Organic farming has been regulated in Spain since 1989 , when the approval of the Regulation of the Generic Denomination “Organic Agriculture” took place. Currently, organic production is regulated by Regulation (EC) 834/2007 d the Council on production and labeling of organic products.
In Spain, the organic vineyard is already an important part of the sector.
In Spain, the organic vineyard is already an important part of the sector, with more than 84,000 certified organic ha in 2014. Among the autonomous communities, it is worth highlighting the extension of the organic vineyard in Castilla la Mancha (more than 47,000 organic ha), Murcia ( more than 10,000 ha) and Catalonia (more than 9,000 ha) (MAGRAMA, 2015).
One of the main characteristics of the organic farming system is the prohibition of the use of pesticides and fertilizers of chemical origin.
Thus, to be able to cultivate without these chemical compounds, the organic viticulturist has to use a set of alternative management strategies that comply with the organic production regulations.
These strategies are based on:
1- the use of organic fertilizers.
2- the natural control of pests and diseases of the vineyard (through the use of traps, permitted substances such as sulfur or the use of natural enemies).
3- the increase of diversity in and around the vineyard (using plants that stimulate the general diversity in the vineyard and, particularly, of beneficial organisms).
4- the use of plant material resistant to diseases, control of vineyard performance.
5- the use of careful viticultural techniques during grape production (clusters thinning, leaf removal, etc.) and winemaking (MAGRAMA, 2008).
One of the strategies that has been most successful in recent years in organic vineyards is the use of various practices that enhance the presence of natural enemies of those organisms considered pests in the vineyard, so that these beneficial organisms ( which can be insects, fungi or bacteria) naturally regulate and control the levels of organisms harmful to the vineyard.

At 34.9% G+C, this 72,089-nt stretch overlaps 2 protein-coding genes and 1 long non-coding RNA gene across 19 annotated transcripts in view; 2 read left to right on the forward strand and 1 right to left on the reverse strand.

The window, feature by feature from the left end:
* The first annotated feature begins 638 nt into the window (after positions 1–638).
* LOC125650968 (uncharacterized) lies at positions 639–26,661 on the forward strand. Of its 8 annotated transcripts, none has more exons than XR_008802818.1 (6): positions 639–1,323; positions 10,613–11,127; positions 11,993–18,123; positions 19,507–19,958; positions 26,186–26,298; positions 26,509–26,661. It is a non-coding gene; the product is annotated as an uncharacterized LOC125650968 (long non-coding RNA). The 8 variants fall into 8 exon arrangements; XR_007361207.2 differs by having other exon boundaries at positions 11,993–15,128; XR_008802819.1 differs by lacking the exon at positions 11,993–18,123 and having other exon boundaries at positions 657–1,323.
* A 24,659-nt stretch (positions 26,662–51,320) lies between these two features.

Biological Control: presence of natural enemies of those organisms considered pests in the vineyard.
This practice is commonly known as Biological Conservation Control (CBC) . In addition to helping to control the pest, the CBC will contribute to the conservation of the natural biodiversity of the vineyard and its surroundings, to the improvement of the quality of the natural space and to the promotion of the vineyard landscape as an intrinsic value of the wine-growing environment.
There are numerous successful examples in the literature for the control of important pests of the organic vineyard through the use of natural enemies. This is the case of the use of various strains of wasp of the genus Trichogramma and of the insect Campoplex capitator as natural elements for the control of the cluster moth ( Lobesia botrana ), which can significantly reduce the yield of the vineyard.
These beneficial insects parasitize the eggs of L. botrana , thus preventing their development (Figure 2) (Hommay et al ., 2002; Thiéry et al ., 2011). To control this pest, the use of the bacterium Bacillus thuringiensis on young larvae of L. botrana has also been tested(Figure 3). Its use is based on the ability of B. thuringiensis to naturally synthesize a protein inclusion that is toxic to the cluster moth after ingestion, which causes the death of the moth (Ruiz de Escudero et al ., 2007 ).
On the other hand, the use of predatory phytoseid mites (such as Typhlodromus pyri , T. phialatus and Kampinodromus aberrans ) has also been proposed as an effective measure against the causative agent of grapevine acariosis ( Calepitrimerus vitis Nal.), Which can lead to cause important economic losses by producing abortion of flowers and small clusters (Pérez-Otero et al., 1999).